Enzon Pharmaceuticals (ENZN), on the reported urging of uber-investor Carl Icahn, will spin off a NewCo along with the majority of the company’s core technology (PEGylation), their entire published preclinical pipeline (i.e.; their RNA antagonist oncology portfolio) and $150m of funding from Enzon. Not a bad way to start a company, right?
Maybe I’m way off here but it seems to me in analyzing this deal that the NewCo gets all the goodies while Enzon is left with a manufacturing plant and a stable of marginal drugs (zero out of four therapies have over $50m a year in revenue). Now, I don’t mean to imply that I think Enzon is a bad company - hell, they’ve managed to make more profit this quarter than any pharma company I’ve ever worked for - I’m just saying they are selling their future based on the advice of a man notorious for breaking up companies and wringing every last dime out of a shakeup. Just listen to the PR speak from their CEO and tell me if it makes strategic sense:
“By separating these unique businesses into two focused companies, the opportunities for both the specialty pharmaceutical business and the biotechnology business could be substantially enhanced and greater value could be created than under the current structure,” said Jeffrey H. Buchalter, Chairman, President and CEO. “Operating separately will allow each company to benefit from greater strategic and managerial focus and appeal to their own unique shareholders. The separation will enable the two businesses to compete more effectively in their respective markets and optimize their business goals, research initiatives and capital requirements. We look forward to creating this opportunity for the shareholders,” said Mr. Buchalter.
So… 1-x= more than 2, due to focus and appeal from unique shareholders? Interesting. I guess it would be wrong to beg for a quick exit strategy via big pharma acquisition for NewCo in the initial press release. But it doesn’t stop there, the bullshit continues:
“The specialty pharmaceutical business will continue its long-standing track record in providing life saving therapies for patients. The business has strong fundamentals, including stable revenue, cash flow, and strong assets,” said Mr. Buchalter. “Upon completion of the spin-off, Enzon will have the resources to better focus its strategy and compete more effectively in the specialty pharmaceutical market.”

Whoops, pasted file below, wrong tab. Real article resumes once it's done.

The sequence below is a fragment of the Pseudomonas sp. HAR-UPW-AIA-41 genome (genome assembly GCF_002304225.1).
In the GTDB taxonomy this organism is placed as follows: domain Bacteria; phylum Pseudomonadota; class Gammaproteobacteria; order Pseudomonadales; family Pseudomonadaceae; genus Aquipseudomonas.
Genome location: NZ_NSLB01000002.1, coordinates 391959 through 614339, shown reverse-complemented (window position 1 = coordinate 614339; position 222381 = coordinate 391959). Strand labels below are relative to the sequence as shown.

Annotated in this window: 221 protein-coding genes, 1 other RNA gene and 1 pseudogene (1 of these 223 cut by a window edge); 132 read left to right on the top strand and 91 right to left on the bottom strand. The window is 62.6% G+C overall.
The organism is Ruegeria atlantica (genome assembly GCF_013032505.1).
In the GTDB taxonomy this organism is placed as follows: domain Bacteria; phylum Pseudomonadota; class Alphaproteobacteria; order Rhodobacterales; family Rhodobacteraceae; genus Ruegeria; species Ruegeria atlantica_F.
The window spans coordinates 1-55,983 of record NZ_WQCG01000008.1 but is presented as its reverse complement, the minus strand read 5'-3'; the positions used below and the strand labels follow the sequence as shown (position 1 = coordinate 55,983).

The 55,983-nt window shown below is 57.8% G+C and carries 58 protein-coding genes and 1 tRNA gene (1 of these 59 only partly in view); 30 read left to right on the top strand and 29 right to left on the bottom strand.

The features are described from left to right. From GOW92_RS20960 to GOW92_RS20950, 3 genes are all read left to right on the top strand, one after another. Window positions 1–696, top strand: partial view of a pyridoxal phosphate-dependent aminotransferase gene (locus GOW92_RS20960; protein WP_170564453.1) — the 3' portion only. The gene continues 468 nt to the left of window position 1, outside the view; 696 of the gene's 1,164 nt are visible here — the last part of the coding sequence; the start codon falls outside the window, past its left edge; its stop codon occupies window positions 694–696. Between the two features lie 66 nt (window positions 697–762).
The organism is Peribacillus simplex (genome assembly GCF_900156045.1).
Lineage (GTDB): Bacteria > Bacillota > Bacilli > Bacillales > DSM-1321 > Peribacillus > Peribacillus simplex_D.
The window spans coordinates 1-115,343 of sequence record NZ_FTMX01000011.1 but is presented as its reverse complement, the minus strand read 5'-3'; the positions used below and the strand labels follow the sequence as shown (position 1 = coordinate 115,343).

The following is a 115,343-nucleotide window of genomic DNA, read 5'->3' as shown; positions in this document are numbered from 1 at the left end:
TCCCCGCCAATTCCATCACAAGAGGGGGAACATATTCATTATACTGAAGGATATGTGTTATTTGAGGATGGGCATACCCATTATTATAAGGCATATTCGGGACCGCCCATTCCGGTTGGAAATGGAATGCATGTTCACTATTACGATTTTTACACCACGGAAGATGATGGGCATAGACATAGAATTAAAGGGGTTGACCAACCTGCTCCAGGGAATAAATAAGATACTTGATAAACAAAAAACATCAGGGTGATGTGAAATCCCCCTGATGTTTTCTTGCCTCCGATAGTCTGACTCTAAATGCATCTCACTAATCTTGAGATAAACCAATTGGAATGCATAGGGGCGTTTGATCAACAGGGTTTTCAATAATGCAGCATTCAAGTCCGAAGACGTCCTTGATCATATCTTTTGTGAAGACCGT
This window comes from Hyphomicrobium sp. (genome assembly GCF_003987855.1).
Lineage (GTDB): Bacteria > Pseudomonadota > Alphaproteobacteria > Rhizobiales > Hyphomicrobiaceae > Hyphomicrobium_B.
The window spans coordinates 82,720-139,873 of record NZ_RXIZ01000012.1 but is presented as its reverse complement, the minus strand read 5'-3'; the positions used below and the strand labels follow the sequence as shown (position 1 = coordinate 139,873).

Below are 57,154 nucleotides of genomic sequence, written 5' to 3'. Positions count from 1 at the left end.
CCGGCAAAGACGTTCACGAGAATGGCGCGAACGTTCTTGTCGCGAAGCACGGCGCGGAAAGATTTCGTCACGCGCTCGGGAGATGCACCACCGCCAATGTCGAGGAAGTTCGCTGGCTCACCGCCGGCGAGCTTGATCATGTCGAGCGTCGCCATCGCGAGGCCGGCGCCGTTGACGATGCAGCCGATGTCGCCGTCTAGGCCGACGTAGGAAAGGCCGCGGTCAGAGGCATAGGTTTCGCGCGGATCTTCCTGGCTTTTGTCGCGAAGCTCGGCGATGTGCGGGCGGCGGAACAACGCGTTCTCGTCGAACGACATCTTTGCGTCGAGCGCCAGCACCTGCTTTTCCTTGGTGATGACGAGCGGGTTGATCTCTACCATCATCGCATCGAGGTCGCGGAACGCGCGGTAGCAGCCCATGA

Yes, without all that pesky preclinical discovery and development going on, the company can focus on its stable revenue and cash flow until the patents run out and they have to begin thinking about the future!
I don’t think I’m the only one with this opinion either. Even while releasing earnings for the quarter that showed a 20% increase in revenue over 1Q07 and netting the company a ~$2m profit, the stock was penalized ~8%. Is it a shock to learn I don’t think this is enough of a drop? I don’t generally think shareholders should reward the loss of the future earnings potential of the company and the give away the core company technology. But what do I know?
In other Enzon related news, I just found this press release about the pay of the CEO:
DellaCamera Capital Master Fund Ltd., a 5.8% stakeholder of Enzon Pharmaceuticals Inc. (ENZN), said Thursday that it’s troubled by the compensation granted Enzon Chairman and Chief Executive Jeffrey Buchalter and calls for the resignation of three directors.
DellaCamera sent a letter to Enzon’s board on Thursday, saying that it’s also reviewing its voting alternatives with respect to the three directors up for election at the company’s May 22 annual meeting of shareholders.
DellaCamera is calling for the resignation of Goran A. Ando, Rolf A. Classon and Victor P. Micati, who are the current members of Enzon’s compensation committee.
So I did a little research and it turns out, Jeff Buchalter made $773,558 base with $1,162,500 in bonuses for a total cash compensation of ~$2m. Add to that the just over $3.1m in equity granted to Jeff and he pulled in a total of ~$5.2m in compensation last year (almost 3X any other executive at the company). It’s good to be the king.